‘Keep on Believing’ takes the jam to the aviary matching each colourful cheep and trill with a pulsating ur-groove.  Two notes of hope, two notes of wonder, two notes that yaw across a scaffold of just goddamn loveliness.  I can’t listen to this without a smile skimming across my ugly mug and good, wholesome thoughts drive out the bad ju-ju in my noggin.  Musical chicken soup!

More sweet and gentle air wafts through ‘Make Sure all the Doors and Windows are Open’ another wonderful tone-painting as soft as duck down in blues and pinks.   The sister-track ‘Piss Boat’ does an Eno/Fripp and seems to reverse the original sucking us back in time.  Marvellous yeah!

 IJ

IJ – In the Vicinity of the Extraordinary (Kirigirisu Recordings) CD and digital album

Inge van den Kroonenberg & Jürgen De Blonde are a loved-up couple of mountain goats and therefore have a soft pad within their polished hooves.  This malleable surface provides extra grip on the sharp rocks and 5cm ledges on which they thrive.  On ‘Calling the Heard’ IJ develops their own evolutionary extension (a reversible air-sac, a throat pocket?) to plunge deeply into a world of hollow-horn drone. Impressive eh?

But extra mind-balloons are thoroughly inflated on the peerless ‘Expanding Rainbow’ a study of super-sparse mbira clicks and organ-loops.  Like a growing anxiousness each flutter of reverb sets off a small chain reaction of impish huffs that glisten like vapour trails – always too far to reach out and touch.

The ghost of reverb haunts ‘Frozen Highway’ as frisky as a tumbleweed skitter.  More breathy organ notes are stretched over the event horizon but for me the real jazz is played out in the snatches of faint conversation/street noise that blisters like paint under a blowtorch, lifting medallions of oily pigment in a beautiful rash.

grey guides 2 

Grey Guides – We Are Not Your New Techno Messiah (No Label) CD-R and digital album

Morley (near Leeds) greatest hobos bum a fag from ex-members of This Heat.

Like.  Not literally of course.  But these pieces of swollen tape-noise and crushed sonics could be a backing-tape from Cold Storage or something.

The stressed-out guitars in ‘Lame Duck Alchemist’ throb and thrum like useless string ghosts.  The cascade of puckered notes are sour to taste and wobble gingerly like a tipsy aunt.  A hussing/hishing (that’s the pucker again – this time a pair of red lips) swooshes over lazy chants and crow impressions.  This really is a blunted reality.  Anything you want to tell us lads?

But then ‘Kev’s Temple’ is a firm Dr Phibes palm on the keys with muffled grunts fighting to get heard over the filth.  The cinematic theme continues on ‘Venus-in-Furness’* that makes like a montage scene trying to convey the sense of morbid fascination one has with re-visiting locations of previous heartbreak.  The nervous system is close to collapse but continues to make bad decisions.  A two-note hum struggles to make an entrance around the wire wool messiness.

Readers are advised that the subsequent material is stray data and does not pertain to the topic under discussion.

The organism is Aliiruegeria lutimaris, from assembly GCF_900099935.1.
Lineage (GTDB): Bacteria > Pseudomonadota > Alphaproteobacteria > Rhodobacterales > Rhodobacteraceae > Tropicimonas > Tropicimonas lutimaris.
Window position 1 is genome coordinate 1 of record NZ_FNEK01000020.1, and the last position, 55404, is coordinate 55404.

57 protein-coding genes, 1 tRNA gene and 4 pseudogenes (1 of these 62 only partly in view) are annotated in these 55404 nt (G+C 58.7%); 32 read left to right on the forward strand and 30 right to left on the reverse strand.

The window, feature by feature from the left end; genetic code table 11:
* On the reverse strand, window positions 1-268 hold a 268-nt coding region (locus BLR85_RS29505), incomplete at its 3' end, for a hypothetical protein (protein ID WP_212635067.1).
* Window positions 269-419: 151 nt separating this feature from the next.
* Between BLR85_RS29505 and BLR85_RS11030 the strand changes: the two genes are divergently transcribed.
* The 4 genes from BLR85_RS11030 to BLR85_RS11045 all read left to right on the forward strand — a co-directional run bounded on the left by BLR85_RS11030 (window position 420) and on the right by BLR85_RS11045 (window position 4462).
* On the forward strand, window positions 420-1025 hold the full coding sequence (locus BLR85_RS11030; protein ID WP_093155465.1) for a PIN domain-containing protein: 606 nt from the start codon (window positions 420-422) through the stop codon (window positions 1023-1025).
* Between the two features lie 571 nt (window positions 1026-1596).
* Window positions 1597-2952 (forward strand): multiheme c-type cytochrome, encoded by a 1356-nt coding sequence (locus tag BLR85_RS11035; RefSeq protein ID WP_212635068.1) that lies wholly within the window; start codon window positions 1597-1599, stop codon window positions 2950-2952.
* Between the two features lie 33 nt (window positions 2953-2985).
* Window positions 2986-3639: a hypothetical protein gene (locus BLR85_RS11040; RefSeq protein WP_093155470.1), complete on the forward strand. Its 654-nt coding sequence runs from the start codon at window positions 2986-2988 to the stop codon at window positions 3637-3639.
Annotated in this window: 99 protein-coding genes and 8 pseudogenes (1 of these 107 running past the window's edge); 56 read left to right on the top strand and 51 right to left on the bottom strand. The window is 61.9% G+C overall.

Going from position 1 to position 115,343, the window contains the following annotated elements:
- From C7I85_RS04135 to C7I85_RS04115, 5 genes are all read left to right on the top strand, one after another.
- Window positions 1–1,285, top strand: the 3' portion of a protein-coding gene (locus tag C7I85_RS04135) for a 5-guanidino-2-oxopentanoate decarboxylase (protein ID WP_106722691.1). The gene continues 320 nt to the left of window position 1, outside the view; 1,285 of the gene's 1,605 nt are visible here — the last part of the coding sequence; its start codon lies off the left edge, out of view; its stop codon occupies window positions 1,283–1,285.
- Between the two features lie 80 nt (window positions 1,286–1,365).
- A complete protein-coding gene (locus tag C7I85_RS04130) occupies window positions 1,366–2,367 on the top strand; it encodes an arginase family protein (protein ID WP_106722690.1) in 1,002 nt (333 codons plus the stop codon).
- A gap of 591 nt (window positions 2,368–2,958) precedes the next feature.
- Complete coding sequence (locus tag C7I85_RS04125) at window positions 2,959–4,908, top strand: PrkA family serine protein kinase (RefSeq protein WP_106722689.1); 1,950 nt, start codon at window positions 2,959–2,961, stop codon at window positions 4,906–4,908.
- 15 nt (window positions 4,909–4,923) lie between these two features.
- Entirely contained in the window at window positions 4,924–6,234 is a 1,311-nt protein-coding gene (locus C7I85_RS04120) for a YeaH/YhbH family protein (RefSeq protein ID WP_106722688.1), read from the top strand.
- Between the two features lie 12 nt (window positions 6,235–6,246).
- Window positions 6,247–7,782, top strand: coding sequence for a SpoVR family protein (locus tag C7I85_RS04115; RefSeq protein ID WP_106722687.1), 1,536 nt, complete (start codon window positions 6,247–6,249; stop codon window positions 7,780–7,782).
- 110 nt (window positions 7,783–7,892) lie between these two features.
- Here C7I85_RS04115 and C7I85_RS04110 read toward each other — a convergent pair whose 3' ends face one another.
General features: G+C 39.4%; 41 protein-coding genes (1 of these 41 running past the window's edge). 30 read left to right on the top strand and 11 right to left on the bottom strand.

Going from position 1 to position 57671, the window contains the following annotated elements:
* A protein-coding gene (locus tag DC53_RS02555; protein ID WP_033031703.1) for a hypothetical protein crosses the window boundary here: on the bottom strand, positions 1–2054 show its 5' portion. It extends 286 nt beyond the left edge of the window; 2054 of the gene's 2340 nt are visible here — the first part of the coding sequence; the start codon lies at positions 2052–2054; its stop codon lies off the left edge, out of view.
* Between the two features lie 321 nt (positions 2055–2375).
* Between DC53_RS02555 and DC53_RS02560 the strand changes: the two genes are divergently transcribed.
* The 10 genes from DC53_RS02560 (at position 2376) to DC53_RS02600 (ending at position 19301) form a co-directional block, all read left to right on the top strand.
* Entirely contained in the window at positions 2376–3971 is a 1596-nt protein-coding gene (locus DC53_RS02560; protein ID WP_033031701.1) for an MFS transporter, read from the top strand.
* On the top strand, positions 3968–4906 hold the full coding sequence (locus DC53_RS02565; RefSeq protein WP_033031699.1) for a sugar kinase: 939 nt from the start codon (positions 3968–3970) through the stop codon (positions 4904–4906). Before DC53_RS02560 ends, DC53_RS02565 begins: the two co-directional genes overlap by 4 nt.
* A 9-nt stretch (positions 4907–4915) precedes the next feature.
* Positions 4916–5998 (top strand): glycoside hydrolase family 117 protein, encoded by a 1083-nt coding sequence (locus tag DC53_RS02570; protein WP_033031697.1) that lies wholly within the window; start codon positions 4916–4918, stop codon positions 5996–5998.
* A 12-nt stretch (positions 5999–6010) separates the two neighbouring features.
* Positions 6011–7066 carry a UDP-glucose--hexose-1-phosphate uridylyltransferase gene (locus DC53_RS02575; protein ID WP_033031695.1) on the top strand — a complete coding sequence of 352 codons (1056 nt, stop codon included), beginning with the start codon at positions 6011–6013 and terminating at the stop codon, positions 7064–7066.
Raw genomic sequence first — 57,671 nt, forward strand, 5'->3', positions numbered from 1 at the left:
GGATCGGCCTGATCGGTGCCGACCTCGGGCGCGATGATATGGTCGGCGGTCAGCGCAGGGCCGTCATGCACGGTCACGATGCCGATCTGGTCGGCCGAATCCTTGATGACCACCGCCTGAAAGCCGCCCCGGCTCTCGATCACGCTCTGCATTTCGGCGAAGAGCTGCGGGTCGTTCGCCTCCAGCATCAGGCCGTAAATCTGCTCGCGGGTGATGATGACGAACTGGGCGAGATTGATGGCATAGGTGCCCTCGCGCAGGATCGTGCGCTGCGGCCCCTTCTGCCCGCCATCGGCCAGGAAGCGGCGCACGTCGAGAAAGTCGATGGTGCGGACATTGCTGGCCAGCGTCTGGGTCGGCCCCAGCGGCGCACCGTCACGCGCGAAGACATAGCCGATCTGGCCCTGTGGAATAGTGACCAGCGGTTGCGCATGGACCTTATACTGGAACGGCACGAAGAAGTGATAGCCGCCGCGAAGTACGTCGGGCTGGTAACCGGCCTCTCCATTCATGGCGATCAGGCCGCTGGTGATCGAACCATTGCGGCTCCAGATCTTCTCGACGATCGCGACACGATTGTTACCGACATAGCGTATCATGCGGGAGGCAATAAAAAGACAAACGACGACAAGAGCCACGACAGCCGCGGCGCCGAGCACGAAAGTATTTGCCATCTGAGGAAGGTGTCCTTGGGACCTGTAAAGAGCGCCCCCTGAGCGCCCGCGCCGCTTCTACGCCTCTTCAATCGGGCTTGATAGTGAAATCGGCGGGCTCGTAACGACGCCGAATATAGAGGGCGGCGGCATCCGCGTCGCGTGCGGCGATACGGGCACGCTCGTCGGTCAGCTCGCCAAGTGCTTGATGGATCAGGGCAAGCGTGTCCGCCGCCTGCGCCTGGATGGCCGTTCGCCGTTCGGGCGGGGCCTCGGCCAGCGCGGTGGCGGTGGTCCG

As ever there is a finger on the FFW button all through this glorious construction so playing speeds are arbitrary (See ‘New Experimental Wheelchair’).  Smears are the new clarity and act as ear-cataracts.  Only the most messed-up and bleached sound can cut through the soft tissues.

But this is by no means a grim affair. No sir!  A doubled-up whine shimmers becoming a fly trapped in a test tube.  Its furious buzzing is muted by the firm rubber bung on ‘Last Feast of Harlequin’ which could also ape Ligeti’s ‘texture music’.  Take that Gramophone!

Yet again the Grey Guides have dug deeper than most to unearth layer upon layer of groovy silt/loam/compost.  It may stink to high heaven but nourishes countless pretenders on its rich, vital nitrates.

*contender for NAU pun of the year

subsongs

Steven Ball – Subsongs (Linear Obsessional Recordings) CD and digital album

This Mr S Ball is a long-time man.  Spending decades in Storm Bugs this is the first solo album that I’m aware of and certainly his first full album for the wonderful Linear Obsessional group.

Classy from the uncluttered front cover art to the spare arrangements for instruments and voice – this is a disc as bracing as an arctic northerly blast.

This collection of real songs is unfussy and focused.  Steven’s voice never raises much above a conversational hum, a sing/speak that’s both comforting and hypnotic.  The very normality of his vocal approach makes this an arresting enough listen – but couple this with the barely-there arrangements and you are on to a winner.

Like the Wu-Tang on their 36 Chambers best Steven practices the secret art of sticking to one distinct, lopsided sample/loop and letting it breathe.  There’s no smothering hiss on this finely recorded disc and spare bass, guitar or piano (but rarely playing at the same time) create a soft scaffold.   ‘Inside’ showcases this approach wonderfully with a handful of descending bass tones capturing a whole suitcase full of moods.

An emphasis on structure and organically developing themes makes the 15 min ‘Of the Yard (after Terry Ball)’ an exercise in deeper listening and repetition.  Sort of like a kitchen sink version of ‘There was an old lady that swallowed a fly’ cribbed from unpublished poetry notebooks (which the notes suggest it was).

Less esoteric matters are discussed on ‘Garage/Band’.  What could be a withering snark at underground poseurs ‘pretending to be bored’ Steven delivers with a kindly wink, and avuncular sigh – we’ve all been there eh?

The missing link between reductionist improv and the intimate breathy song cycles of a Robert Wyatt.

Hive Mind Records

Kirigirisu Recordings

Grey Guides Bandcamp

Linear Obsessional

-ooOOoo-